In the West African nation of Senegal, the prevalence of Female Genital Mutilation (FGM) among younger women is trending downwards.
According to a report from the English and Wales based Charity 28 Too Many quoting data released in 2015 from the Agence Nationale de la Statistique et de la Demographique of Senegal and the Senega: Enquette Demographique et de Sante et de Sante 2015, the prevalence of FGM among women between the ages of 15 – 49 is 24.2%.
According to the group End FGM European Network FGM “comprises all procedures involving partial or total removal of the female external genitalia or other injury to the female genital organs for non-medical reasons as defined by the World Health Organisation (WHO).”
FGM which is carried out by traditional health practitioners and herbalists or community elders in Senegal is done on girls before they reach the age of 10 and around two thirds about 67.6% by the age of 5, according to the data used.
According to data, 50% of women between the ages of 15 – 49 were “cut, flesh removed.”
In the south of the country, FGM is widely carried out and accounts for 76.9% and about 6.9% in central Senegal.
Citing the prevalence of FGM across the West African nation, the data used notes that among various ethnic groups “…the highest practicing group include the Mandigue 71.1%, Sonike 60.9%, Poular 50.7% and Diola 47.9%. The lowest prevalences are found among the Wolofs 1.3% and the Serers 1.1% citing low sample sizes. FGM prevalences among Animists is 44.8%, among Muslims 25% and 7.8% among Christians. 14.4% of women and 15.7% of men believe that FGM is a religious requirement.”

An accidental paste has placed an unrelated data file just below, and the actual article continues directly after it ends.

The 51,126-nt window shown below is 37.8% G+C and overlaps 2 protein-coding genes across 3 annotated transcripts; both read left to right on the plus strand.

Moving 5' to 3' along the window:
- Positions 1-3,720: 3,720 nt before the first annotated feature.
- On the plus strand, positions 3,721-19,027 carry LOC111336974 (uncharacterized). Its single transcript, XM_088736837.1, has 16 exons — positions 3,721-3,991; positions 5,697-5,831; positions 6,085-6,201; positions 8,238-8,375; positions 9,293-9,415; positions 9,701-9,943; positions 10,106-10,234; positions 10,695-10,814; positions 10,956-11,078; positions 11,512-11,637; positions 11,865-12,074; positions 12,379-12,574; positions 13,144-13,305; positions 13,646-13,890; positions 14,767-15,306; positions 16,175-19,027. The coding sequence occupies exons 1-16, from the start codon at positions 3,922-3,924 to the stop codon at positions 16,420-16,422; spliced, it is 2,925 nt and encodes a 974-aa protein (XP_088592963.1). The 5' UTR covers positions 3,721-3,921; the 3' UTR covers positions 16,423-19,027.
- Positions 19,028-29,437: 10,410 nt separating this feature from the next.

The practice of FGM shows a decline in women between the ages of 15-49 now at 24.2% compared to 28.2 in 2005 in Senegal. Data further shows a decline of the practice among younger women.
Legislation was passed in 1999 by the Senegalese Government which specifically sanctioned the practice of FGM.
International Practice of FGM
The United Nations says that FGM is practiced in various communities in the following African Countries: Benin, Burkina Faso, Cameroon, Central African Republic, Chad, Ivory Coast, Democratic Republic of Congo, Djibouti, Eritrea, Ethiopia, Gambia, Ghana, Guinea, Guinea-Bissau, Kenya, Liberia, Mali, Mauritania, Niger, Nigeria, Senegal, Sierra Leone, Somalia, Sudan, Tanzania, Togo, Uganda and Zambia.
In some western countries, including Australia, Canada, New Zealand, the United States and the United Kingdom, it is reported that FGM is practiced among diaspora populations from places where the practice is common done.
However, there is an increase effort to fight and eliminate the practice in Africa and Western countries including the formulation and enforcement of stringent legislation.
In April, 2017, the Voice of America reported that “An emergency-room doctor in the U.S. Midwest has been arrested and charged with performing female genital mutilation on girls between the ages of 6 and 8, in the first criminal case brought under a 1996 law that outlawed the practice. Dr. Jumana Nagarwala, a 44-year-old doctor at a hospital in Detroit, Michigan, is accused of performing genital mutilation on young girls as far back as 2005, according to a criminal complaint released … The U.S. Department of Justice said she “performed horrifying acts of brutality on the most vulnerable victims.”
The US Government says it considers FGM a “…serious human rights abuse, and a form of gender based violence and child abuse…”
Criminal consequences of performing or assisting in FGM against US law is 5 years in jail and fines or both and may have serious immigration consequences for immigrants who are convicted.
Effects of FGM
Some of the most common problems associated with the practice of FGM include:
- Severe bleeding, pain and shock which sometimes lead to death
- Infection, which sometimes lead to death
- Urination and menstrual obstruction
- Increased risk of urinary tract infections and HIV
- Mental health problems, including PTSD
- Sexual dysfunction, including dyspareunia
- Complications in pregnancy and childbirth, which sometimes lead to death
Videos courtesy of Al Jazeera
By Emmanuel Abalo
West African Journal Magazine